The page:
Veeam recommends following the 3-2-1 Rule to protect your critical data and applications. The rule states you should have at least three copies of your data, stored on two different types of media, with one copy stored outside your primary data center. When done correctly, backup operations provide long-term retention of backups for months and years with effective performance and space consumption.

Storage snapshots

Snapshots are a common way to protect data and systems. They minimize both the data traffic and the load required to create them compared to a backup. In computer systems, a storage snapshot is the state of a system at a particular point in time. Think of it as a photograph that captures a moment in time. A storage snapshot is similar: it is a point-in-time image-level view of data.

A storage snapshot does not consume any space by default when it is created. It is just a copy of the metadata that holds information about the data snapped that is used both for tracking purposes and for saving changes based on the pointer. Storage snapshots are created instantly, which means they are done within seconds. Because of that it, is very common to create lots of them to get RPOs down to minutes.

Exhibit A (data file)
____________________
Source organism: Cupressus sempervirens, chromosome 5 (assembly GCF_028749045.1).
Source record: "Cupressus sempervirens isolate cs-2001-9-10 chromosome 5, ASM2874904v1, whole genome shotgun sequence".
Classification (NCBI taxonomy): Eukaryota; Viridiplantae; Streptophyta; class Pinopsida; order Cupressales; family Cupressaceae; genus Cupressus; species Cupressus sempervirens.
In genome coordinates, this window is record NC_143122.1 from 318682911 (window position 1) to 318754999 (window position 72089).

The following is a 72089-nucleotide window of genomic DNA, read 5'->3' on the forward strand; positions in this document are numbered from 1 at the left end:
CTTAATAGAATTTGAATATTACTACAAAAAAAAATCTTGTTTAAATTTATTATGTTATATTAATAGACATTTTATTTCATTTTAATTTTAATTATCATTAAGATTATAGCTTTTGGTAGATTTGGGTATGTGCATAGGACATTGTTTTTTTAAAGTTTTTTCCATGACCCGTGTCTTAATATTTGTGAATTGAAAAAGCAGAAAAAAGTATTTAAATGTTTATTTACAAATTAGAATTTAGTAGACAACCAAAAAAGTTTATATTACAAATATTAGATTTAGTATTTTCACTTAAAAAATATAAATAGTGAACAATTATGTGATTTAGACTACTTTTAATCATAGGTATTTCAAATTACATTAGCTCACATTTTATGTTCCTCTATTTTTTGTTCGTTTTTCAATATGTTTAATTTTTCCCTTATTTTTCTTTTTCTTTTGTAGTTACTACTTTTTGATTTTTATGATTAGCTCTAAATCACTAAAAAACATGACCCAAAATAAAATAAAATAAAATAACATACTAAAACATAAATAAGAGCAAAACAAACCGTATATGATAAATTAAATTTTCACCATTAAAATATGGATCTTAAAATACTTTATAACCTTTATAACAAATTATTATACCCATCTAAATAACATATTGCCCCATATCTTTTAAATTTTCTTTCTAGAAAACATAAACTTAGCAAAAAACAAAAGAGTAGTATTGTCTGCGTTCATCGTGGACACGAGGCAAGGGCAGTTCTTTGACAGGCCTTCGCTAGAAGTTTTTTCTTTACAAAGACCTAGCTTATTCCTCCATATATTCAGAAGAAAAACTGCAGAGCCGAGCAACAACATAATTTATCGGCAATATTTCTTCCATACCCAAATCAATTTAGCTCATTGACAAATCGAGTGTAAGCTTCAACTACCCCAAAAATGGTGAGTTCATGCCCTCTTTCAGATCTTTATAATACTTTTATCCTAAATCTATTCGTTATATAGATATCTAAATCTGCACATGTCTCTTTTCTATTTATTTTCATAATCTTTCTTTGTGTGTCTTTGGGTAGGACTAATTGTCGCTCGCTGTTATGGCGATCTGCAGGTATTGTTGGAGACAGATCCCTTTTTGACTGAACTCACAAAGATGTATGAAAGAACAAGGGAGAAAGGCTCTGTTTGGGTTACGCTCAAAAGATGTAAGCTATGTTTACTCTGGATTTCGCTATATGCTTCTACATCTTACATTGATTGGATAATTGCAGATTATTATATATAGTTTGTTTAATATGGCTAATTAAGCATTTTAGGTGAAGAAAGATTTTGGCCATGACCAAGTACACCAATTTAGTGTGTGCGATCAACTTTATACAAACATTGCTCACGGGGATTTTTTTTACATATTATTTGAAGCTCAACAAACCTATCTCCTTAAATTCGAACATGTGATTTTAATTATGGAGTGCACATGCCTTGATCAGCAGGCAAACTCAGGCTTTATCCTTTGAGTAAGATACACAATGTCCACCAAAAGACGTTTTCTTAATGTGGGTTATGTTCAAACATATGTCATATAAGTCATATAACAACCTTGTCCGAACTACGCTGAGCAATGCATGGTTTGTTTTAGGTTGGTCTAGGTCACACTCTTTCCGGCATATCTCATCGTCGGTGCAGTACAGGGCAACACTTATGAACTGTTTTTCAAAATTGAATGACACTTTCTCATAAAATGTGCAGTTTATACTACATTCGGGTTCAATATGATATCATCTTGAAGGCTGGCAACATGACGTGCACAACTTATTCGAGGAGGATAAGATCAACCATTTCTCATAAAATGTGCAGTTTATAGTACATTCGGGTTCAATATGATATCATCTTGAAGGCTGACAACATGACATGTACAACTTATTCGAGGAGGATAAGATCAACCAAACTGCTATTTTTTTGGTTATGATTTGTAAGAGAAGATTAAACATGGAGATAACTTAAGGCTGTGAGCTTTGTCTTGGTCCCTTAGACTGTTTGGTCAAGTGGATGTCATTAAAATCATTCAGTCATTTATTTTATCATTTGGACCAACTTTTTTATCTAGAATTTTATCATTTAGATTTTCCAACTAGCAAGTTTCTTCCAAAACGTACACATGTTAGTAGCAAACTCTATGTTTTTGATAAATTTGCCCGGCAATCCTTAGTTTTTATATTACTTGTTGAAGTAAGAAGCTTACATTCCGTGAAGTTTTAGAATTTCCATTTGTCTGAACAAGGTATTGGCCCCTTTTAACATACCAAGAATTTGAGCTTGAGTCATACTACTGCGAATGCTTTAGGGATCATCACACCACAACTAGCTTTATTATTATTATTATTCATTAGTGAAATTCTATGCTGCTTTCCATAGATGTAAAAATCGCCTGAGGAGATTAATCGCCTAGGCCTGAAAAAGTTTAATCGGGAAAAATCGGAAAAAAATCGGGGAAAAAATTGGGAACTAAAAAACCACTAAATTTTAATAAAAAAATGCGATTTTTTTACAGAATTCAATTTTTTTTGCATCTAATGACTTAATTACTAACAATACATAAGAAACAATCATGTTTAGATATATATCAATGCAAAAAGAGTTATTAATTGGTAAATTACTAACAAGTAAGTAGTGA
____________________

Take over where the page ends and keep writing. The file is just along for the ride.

The one of the differences between a storage snapshot and a backup is that the snapshot is stored at the same location as the original data. Therefore, it depends entirely on the reliability of the source. This means that in case of a disaster or damage to the source data, the storage snapshot will be lost or inaccessible. There is no way to restore if the source gets lost. In addition, snapshots on their own do not have the means to check for corruption or restore capabilities.